Let’s take a physical example. You've done something physically hard because you’ve run a marathon so when I say this to this will not be a surprise. When your purpose is big and it's bigger than pain, purpose wins. When pain is bigger than purpose you haven't clarified the purpose and pain wins.
In athletics and in life, there are three components to purpose. The first is that it matters to you. Nobody can give you purpose – it has to have meaning to you. The second is that it's bigger than you, like it's outside of you. And the third is its future oriented. It's down the road.
How does this show up in a leadership context? Especially right now when leaders are trying to take care of their teams, save their businesses and serve their customers.
It’s all about clarity of purpose and vision. There needs to be clarity of why we're going take this hill and there's the vision of what's on the other side of the hill as well. Then they're able to communicate why this next step needs to be taken and how to achieve the togetherness for the next step. Not necessarily the tactics or strategies, but the importance of we need each other.
It requires leaders to begin with awareness of four things: awareness of one's own thoughts, emotions, body sensations and the unfolding environment. When you're aware of those for yourself, you can start to become better aware of those for others and now we're starting to get into that social connection that takes place. That's really about compassion and empathy and the communication strategies to bring us together.
From awareness, we can live in the present moment more often. If we stitch together moments of being present, then we get insights. And then with insights, we get to wisdom. So there's this dynamic interplay between awareness, present moment insights and wisdom that takes place. And with that, we become more of a dynamic human that has deep understandings about how humans work and how we work together. And so that's part of leadership.
What about at an individual level? What practices can we employ to manage through this pandemic?
Right now, we're in the global crisis and we're flying in formation kind of for the first time ever in our planet. At the same time, we need each other to have purpose. And that purpose is that you're going take care of your family and your loved ones. You're going to take care of people you don't know by doing all the socially appropriate things and bolstering your immune system to help the front lines.
And the home front really is literally your home, but also your home inside your body, because this battle will be won and met by your the strength of your immunity. There's never been higher dividends in your life for your health than right now. All the times that you did the extra little recovery, the extra little stress inoculation, the extra mile to build that outpatient adaptation, the extra vegetables that you eat instead of the chips. It's all paying dividends right now. So if you're late to the game, you can start with sleep as it’s the big defense mechanism. And if you can't get sleep right for whatever reason, fill your plate up with lots of vegetables and hydrate.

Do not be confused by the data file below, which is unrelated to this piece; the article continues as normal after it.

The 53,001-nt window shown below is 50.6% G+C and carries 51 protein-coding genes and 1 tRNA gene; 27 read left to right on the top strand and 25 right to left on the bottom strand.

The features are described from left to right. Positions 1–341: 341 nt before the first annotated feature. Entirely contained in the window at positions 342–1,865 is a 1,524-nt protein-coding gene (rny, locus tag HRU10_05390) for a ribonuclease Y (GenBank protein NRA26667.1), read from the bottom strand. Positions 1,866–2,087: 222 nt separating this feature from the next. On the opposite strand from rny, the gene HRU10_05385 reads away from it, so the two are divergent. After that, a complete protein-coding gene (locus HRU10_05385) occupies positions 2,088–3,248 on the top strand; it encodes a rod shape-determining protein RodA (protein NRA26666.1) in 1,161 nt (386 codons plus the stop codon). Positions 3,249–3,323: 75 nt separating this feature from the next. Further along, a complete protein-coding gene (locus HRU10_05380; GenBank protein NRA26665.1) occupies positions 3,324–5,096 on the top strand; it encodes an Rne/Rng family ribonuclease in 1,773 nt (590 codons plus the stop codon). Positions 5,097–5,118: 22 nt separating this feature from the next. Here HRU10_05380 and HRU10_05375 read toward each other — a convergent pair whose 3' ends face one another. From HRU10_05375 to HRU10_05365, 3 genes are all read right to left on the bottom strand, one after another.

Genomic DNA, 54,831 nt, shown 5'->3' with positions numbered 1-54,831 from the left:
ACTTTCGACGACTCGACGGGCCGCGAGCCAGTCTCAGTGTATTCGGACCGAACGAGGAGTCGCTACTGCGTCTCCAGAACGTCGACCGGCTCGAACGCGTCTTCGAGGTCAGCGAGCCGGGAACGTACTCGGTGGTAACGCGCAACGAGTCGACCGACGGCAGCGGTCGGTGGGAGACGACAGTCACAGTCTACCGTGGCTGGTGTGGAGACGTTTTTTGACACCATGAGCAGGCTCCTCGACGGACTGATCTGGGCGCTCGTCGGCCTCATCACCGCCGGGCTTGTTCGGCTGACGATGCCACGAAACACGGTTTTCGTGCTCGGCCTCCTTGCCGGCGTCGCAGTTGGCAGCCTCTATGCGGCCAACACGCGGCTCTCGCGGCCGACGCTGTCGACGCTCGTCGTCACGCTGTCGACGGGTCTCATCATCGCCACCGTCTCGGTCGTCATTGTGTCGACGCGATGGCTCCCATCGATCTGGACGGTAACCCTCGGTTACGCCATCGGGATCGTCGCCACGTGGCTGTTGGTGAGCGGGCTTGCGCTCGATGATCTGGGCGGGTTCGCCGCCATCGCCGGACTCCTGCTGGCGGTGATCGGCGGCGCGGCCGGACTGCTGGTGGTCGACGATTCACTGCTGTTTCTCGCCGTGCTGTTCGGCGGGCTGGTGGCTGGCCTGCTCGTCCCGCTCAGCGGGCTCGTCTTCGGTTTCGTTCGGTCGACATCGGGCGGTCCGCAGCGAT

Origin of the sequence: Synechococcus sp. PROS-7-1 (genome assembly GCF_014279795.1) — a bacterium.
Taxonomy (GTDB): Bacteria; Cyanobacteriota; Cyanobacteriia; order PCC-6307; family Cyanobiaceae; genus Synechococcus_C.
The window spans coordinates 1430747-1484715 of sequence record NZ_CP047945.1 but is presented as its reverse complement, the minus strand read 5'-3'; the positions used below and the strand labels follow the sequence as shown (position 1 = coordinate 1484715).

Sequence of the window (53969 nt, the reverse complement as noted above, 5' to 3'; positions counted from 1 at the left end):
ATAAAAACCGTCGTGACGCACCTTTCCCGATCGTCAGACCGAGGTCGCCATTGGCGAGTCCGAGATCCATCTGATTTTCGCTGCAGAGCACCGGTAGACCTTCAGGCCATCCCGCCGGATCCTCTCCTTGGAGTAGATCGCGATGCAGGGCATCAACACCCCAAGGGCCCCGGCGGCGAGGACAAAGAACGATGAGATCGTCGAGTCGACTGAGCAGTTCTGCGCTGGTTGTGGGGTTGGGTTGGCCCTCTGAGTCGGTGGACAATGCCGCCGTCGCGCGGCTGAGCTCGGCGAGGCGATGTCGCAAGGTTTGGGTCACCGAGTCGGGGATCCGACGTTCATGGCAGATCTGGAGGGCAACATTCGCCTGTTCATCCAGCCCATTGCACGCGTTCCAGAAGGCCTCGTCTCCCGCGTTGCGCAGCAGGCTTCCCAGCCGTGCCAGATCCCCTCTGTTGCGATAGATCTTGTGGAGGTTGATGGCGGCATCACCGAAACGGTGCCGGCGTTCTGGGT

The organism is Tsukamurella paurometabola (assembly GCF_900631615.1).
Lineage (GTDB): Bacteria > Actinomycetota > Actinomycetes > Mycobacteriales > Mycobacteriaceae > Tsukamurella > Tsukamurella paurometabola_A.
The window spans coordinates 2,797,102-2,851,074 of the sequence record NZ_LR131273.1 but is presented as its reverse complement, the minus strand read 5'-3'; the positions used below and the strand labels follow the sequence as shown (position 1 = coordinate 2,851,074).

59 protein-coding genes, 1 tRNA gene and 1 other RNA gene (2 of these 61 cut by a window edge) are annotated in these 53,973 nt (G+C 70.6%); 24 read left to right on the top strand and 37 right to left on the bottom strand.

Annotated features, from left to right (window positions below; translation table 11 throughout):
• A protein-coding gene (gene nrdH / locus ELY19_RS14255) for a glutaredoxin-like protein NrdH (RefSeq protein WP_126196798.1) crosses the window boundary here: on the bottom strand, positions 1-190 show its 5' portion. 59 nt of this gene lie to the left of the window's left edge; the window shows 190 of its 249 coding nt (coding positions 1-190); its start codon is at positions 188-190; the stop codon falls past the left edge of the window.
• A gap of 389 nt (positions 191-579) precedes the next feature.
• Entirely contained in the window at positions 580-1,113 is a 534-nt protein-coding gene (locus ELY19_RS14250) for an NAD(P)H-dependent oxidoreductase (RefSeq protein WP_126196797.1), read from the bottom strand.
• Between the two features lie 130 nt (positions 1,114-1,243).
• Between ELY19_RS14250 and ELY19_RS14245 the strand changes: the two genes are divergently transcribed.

If there's one mindfulness practice we can bring into our lives right now, what is it?
There are two basic types of mindfulness. There's single point mindfulness and then there's more contemplated, which is the observing nature of mindfulness.
An example of a single point practice you can do right now is mastering the inhale and then mastering the exhale. It's that simple. When your mind wanders away from either one of those, just gently, quickly return back to working on mastering the inhale and then mastering the next exhale. Do it as if a loved one's life depended on you getting the breath right. There's an essence to it. There's a commitment to it. There's a deep focused all in nature to it.
So much goodness in today’s interview. Thanks so much Michael. Now it’s time for your rapid fire round:
What is one book that has greatly influenced your life: Tao Te Ching by Lao Tzu. It's a beautiful eighty-one page, complicated, dynamic book about the nature of what is.
What do you do to restore: There's lots, but one of them certainly is mindfulness.
What is one mindfulness practice that you teach others: Breathing and the art of the exhale.
Fill in the blank - you are a master of __________: Being on the path of mastery.
One thing on your bucket list: I want to buy a thousand meals for a thousand kids, build a house for a family and to visit the eleven spiritual centers of the world. And then I'd be remiss if I didn't say the big bucket list for me is supporting my wife and my son.
Least favorite life maintenance activity: I don't really like flossing.
Dr. Michael Gervais is a high performance psychologist working with some of the best athletes, musicians, artists and business leaders in the world. Tune in to his Finding Mastery podcast to learn more or check out Compete to Create if you'd like additional tools to help you achieve your full potential.